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This week’s roundup includes a record rise in festive grocery spending, a sharp slowdown to UK house price growth, the first drop in new car sales in six years and concerns over weak consumer spending. 

Festive food spending ‘up by £1bn from 2016’

Consumers spent £1 billion more on groceries in the final quarter of 2017 than the year before, according to figures from market researcher Kantar Worldpanel. The data revealed that the average household spent a record £1,054, with £469 million spent on premium own-label lines. 

The Kantar statistics also revealed that the Friday before Christmas (22nd December) was the busiest grocery shopping day ever recorded, with £747 million spent across the UK. 

Fraser McKevitt, Head of Retail and Consumer Insight at Kantar, said: “Shoppers are splashing out despite fewer promotions to tempt them. 

"Only 36% of spending was on items on offer this year - the lowest level of promotional activity at Christmas since 2009."

Tesco was reported as the fastest growing of the big supermarkets over the period, with sales up by 3.1% over the 12 weeks, while Lidl and Aldi were level in the chase to become the country’s fastest-growing supermarket overall. 

House price growth ‘sees sharp slowdown in 2017’

UK house prices increased significantly more slowly in 2017 than in the previous year, according to data from Halifax. Figures from the UK’s largest mortgage lender revealed prices rose by 2.7% in 2017, compared with a 6.5% upturn in 2016.

Halifax pointed to a squeeze in real wage growth and continuing economic uncertainty as the reasons for the slowdown. At the end of 2017, the average UK house price was £225,021. 

The figures echo a recent release from Nationwide, which suggested prices rose by 2.6% in 2017. During the month of December 2017, Halifax stated prices actually declined by 0.6%, the first monthly decline since June last year. 

However, Halifax remained positive that house prices would continue to rise in 2018. 

Russell Galley, Managing Director of Halifax Community Bank, said: “Nationally house prices in 2018 are likely to be supported by the ongoing shortage of properties for sale, low levels of housebuilding, high employment and a continuation of low interest rates making mortgage servicing affordable in relative terms.”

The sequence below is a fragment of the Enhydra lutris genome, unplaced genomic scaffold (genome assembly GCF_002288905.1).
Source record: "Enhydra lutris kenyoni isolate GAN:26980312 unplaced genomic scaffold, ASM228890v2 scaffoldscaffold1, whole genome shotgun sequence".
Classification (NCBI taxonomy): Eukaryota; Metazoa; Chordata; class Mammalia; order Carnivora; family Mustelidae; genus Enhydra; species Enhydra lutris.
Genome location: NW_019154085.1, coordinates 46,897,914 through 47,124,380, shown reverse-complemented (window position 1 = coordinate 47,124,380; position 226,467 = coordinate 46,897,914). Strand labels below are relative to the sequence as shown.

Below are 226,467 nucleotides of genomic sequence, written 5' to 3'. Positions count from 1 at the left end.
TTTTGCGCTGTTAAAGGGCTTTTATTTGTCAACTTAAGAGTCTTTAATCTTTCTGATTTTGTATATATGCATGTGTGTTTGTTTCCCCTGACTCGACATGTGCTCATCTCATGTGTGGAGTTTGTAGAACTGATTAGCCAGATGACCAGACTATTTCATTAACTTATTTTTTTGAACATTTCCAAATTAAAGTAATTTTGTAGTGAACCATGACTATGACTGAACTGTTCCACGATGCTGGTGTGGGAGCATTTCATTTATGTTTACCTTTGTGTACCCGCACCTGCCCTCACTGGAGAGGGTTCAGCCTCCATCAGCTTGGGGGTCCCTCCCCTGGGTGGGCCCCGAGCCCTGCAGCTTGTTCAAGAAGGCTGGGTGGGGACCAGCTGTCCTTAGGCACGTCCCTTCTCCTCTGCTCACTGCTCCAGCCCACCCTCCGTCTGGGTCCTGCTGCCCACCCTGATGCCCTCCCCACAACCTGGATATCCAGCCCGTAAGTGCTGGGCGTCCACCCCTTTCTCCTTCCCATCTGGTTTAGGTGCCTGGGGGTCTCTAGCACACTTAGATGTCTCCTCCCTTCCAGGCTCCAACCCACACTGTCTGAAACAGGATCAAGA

UK car sales ‘see first drop in six years’

Sales of new cars fell for the first time in six years in 2017, as demand for diesel cars declined by almost a fifth. That is according to the Society of Motor Manufacturers and Traders (SMMT), which revealed a total of 2.5 million cars were registered in the 12-month period. 

The industry body said that the figure was down 5.7% from 2016, while sales of diesel cars fell by 17.1% as higher taxes and pollution fears affected demand.

In addition, it was reported that carbon emissions from new cars increased for the first time in two decades, rising by 0.8% compared to 2016. SMMT Chief Executive Mike Hawes said the latest low-emission diesel cars were “vital” in meeting climate change targets

He also predicted car sales would continue to drop in 2018, estimating a 5-7% fall. Mr Hawes blamed the sales decline on declining confidence among both businesses and consumers.

UK consumer lending ‘weakest since 2015’

British consumers increased their borrowing by the smallest amount since mid-2015 during the three months to November 2017, according to new Bank of England (BoE) data. Figures released by the BoE suggested households across the country had reined in spending as the UK saw lacklustre growth for most of 2017.

The central bank said unsecured consumer lending in the three months to November increased at an annualised rate of 8.5%, down from the 9.3% in the three months to October, representing the weakest growth since June 2015.

In cash terms, borrowing was up by £1.4 billion in November alone, compared with economists’ forecasts of a £1.5 billion rise in a Reuters poll.

The BoE raised interest rates for the first time in more than a decade in November 2017, reversing a cut made in August 2016. It indicated that further increases were likely in the coming years in order to keep inflation under control. 

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